At the heart of the information age, or information revolution, is knowledge. A business lives and dies by its capability to use, manage, and share information. It is important to note that data is not information. Application developers are charged with turning raw data into knowledge ”useful information. The term groupware ( group information-management software) is a loosely defined concept that refers to a type of application that enables groups of people to collaborate together to create, share, and use information more effectively.
Groupware relies heavily on networks for the transfer of information among individuals and organizations. Groupware promotes working together in teams. This fits in well with today's business climate, where teams are promoted and heavily emphasized in almost every sector of business. Groupware evolved from two basic models: the share model and the send model.
The Share Model
Applications that work in a networking environment enable people to share data. Examples of this include applications written in a wide variety of languages and database engines, such as C, dBASE, FoxPro, Sybase, Oracle, and PowerBuilder. Some word-processing and spreadsheet software, such as Lotus WordPro, Lotus 1-2-3, and Microsoft Word, enable groups of people to collaborate on a single document or spreadsheet. The author of the document can lock out subsequent editors from certain types of changes and certain areas of the documents, and can support version control.
The share model relies on the document or database application being in an area accessible to all users ”that is, shared ”typically on a file server. If all users have access to the directory on the file server where the file exists, they can all work on the file. Most database applications do not support concurrent access of specific records, but they do support concurrent access to files. This is referred to as the share model.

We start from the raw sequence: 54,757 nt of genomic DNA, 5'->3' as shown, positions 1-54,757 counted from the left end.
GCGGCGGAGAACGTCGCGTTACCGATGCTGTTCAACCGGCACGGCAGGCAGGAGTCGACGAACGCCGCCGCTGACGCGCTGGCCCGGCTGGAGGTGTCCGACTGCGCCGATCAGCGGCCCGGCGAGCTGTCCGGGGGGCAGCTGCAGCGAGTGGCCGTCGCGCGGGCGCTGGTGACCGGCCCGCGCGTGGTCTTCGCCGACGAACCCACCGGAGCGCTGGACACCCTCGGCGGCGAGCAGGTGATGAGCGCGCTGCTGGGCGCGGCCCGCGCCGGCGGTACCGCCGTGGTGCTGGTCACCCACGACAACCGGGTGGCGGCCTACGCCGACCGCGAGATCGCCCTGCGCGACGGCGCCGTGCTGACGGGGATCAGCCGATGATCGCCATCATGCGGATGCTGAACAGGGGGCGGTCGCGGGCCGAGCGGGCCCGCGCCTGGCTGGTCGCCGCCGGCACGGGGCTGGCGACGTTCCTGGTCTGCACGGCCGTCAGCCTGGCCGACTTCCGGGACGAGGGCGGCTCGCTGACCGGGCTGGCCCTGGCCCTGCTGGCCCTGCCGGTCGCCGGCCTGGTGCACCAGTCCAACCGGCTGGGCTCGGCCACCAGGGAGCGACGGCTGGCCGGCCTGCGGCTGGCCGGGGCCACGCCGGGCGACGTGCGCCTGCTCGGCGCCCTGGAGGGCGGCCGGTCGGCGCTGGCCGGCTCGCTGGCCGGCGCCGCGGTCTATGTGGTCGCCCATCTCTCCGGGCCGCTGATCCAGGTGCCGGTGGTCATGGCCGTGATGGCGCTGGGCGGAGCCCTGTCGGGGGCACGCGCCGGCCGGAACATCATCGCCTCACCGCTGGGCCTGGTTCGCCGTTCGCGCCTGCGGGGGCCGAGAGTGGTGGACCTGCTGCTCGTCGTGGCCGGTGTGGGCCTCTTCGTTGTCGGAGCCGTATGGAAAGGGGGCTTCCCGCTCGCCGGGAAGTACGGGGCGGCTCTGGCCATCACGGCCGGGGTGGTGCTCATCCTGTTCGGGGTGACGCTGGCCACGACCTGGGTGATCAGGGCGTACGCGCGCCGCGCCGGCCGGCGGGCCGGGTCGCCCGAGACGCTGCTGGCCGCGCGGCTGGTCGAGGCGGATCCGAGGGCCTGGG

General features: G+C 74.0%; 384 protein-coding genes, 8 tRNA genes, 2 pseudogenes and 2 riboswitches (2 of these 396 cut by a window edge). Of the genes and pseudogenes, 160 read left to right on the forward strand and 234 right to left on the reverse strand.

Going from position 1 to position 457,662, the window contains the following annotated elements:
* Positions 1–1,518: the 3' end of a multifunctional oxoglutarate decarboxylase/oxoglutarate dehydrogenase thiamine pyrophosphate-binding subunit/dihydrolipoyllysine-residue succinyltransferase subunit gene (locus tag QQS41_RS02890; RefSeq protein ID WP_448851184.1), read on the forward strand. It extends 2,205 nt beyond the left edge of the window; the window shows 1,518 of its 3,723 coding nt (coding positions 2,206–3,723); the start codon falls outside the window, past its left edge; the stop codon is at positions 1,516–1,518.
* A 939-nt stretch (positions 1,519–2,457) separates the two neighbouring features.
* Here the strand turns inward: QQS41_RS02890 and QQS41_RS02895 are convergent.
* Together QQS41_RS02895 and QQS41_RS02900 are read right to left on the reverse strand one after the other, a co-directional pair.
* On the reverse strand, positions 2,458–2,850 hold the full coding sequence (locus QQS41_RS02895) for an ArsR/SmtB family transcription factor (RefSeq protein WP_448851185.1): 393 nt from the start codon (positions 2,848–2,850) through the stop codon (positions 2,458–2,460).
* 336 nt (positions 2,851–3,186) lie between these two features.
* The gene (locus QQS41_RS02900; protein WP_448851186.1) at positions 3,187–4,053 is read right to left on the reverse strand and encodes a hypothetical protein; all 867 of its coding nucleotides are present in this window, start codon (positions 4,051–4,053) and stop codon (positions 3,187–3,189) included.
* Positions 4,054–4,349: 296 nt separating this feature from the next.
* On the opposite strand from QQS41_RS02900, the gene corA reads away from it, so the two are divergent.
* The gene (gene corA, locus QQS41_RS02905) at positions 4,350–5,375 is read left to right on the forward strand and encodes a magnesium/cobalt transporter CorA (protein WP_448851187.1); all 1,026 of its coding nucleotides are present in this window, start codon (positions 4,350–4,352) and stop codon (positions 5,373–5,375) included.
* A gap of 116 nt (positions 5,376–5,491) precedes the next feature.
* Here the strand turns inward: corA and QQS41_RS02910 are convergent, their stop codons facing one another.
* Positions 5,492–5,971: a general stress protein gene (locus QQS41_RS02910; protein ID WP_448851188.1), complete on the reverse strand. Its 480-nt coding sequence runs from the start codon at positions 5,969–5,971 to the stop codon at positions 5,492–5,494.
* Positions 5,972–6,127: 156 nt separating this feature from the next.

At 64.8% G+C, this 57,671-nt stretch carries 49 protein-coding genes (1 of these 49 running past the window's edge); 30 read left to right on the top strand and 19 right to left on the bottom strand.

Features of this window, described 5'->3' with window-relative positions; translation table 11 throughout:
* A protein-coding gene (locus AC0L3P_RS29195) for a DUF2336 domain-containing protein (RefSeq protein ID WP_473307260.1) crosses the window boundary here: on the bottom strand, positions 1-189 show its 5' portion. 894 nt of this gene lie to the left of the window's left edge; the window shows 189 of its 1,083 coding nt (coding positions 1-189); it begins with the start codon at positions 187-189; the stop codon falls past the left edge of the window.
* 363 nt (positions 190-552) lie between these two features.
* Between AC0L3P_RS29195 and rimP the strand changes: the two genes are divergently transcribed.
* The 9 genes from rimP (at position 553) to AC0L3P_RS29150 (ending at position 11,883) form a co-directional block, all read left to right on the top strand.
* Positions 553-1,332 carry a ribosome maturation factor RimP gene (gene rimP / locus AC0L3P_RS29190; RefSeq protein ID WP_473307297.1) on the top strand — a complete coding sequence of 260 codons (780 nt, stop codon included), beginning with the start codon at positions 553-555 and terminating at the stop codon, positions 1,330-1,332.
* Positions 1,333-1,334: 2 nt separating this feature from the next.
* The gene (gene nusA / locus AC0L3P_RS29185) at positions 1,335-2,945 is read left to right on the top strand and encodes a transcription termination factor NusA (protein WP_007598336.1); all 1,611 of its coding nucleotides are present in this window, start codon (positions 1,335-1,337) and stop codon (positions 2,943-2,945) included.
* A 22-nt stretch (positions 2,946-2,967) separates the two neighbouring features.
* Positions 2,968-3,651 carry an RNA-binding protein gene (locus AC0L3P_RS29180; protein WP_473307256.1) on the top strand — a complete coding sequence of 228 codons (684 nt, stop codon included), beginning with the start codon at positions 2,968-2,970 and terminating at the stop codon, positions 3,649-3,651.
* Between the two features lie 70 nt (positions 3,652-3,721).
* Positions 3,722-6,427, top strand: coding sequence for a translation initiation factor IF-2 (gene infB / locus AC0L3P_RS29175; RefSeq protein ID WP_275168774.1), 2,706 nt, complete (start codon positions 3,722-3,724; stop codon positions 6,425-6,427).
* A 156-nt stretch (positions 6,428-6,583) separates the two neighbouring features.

In this model, a user must go to the file on the server and open the application to add, modify, and view the data. This is perhaps the most widely used architecture today. Examples of this kind of application abound in most organizations and can include accounting applications, inventory applications, and other types of business applications. An application of this type is passive; it does nothing in and of itself. Users must go to it to get any information. This can be a significant drawback because you must rely on the user to perform an action ”say, approval of a requisition ”in a timely fashion and of their own volition. In fact, unless a user visits the database, that user won't even be aware of the requisition in the first place. Although a central repository of all documents exists, the application is not capable of taking any actions based on a change in status.
Possibly as a response to the success of Notes and Domino, groupware features have been added to word processors such as Microsoft Word and even to spreadsheet applications. Collaborative features such as master documents and version control were added to an existing product that was previously standalone. On the other hand, Notes and Domino were designed to enable groups of people to work together.
The Send Model